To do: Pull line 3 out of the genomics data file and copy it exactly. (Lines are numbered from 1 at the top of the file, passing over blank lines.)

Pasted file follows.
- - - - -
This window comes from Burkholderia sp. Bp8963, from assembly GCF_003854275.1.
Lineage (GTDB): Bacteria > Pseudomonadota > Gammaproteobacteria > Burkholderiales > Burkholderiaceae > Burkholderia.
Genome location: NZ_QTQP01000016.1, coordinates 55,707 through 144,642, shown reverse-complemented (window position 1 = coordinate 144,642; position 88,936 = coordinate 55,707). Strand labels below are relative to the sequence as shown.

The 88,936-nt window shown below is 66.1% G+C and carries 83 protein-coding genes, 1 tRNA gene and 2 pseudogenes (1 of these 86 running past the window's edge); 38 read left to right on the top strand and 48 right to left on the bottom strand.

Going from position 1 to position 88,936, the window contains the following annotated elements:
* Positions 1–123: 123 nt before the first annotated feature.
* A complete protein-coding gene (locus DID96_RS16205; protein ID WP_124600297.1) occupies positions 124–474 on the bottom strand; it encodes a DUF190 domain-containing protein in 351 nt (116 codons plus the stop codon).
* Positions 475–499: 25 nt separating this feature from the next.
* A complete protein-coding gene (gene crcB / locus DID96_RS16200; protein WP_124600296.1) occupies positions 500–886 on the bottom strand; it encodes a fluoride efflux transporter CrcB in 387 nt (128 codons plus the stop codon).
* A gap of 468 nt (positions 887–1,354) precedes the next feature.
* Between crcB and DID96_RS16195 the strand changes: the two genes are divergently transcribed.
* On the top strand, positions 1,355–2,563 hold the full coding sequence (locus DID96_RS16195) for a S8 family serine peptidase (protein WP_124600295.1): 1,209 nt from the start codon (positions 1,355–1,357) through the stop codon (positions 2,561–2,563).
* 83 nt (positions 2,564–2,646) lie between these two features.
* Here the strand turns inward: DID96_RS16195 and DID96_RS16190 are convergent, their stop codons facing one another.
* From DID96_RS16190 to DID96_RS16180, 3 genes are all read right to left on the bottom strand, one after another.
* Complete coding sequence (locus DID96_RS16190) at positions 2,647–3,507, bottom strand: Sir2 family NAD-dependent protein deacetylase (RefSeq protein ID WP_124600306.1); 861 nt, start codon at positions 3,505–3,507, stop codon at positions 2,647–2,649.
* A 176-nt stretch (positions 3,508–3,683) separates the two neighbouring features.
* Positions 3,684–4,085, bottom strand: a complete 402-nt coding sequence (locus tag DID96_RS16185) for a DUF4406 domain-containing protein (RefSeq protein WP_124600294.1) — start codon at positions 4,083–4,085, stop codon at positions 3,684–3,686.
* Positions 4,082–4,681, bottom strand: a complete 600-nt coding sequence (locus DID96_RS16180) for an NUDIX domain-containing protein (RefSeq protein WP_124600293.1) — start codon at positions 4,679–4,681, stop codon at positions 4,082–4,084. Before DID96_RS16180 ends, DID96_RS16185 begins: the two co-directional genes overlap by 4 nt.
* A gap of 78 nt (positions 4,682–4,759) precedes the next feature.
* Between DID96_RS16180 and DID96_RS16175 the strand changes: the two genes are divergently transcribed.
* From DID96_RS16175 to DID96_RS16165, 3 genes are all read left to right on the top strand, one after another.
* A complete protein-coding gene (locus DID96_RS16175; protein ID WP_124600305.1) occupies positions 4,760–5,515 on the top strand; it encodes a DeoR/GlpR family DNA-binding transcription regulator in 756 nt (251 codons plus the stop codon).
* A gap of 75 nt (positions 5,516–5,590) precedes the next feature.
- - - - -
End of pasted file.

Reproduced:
Genome location: NZ_QTQP01000016.1, coordinates 55,707 through 144,642, shown reverse-complemented (window position 1 = coordinate 144,642; position 88,936 = coordinate 55,707). Strand labels below are relative to the sequence as shown.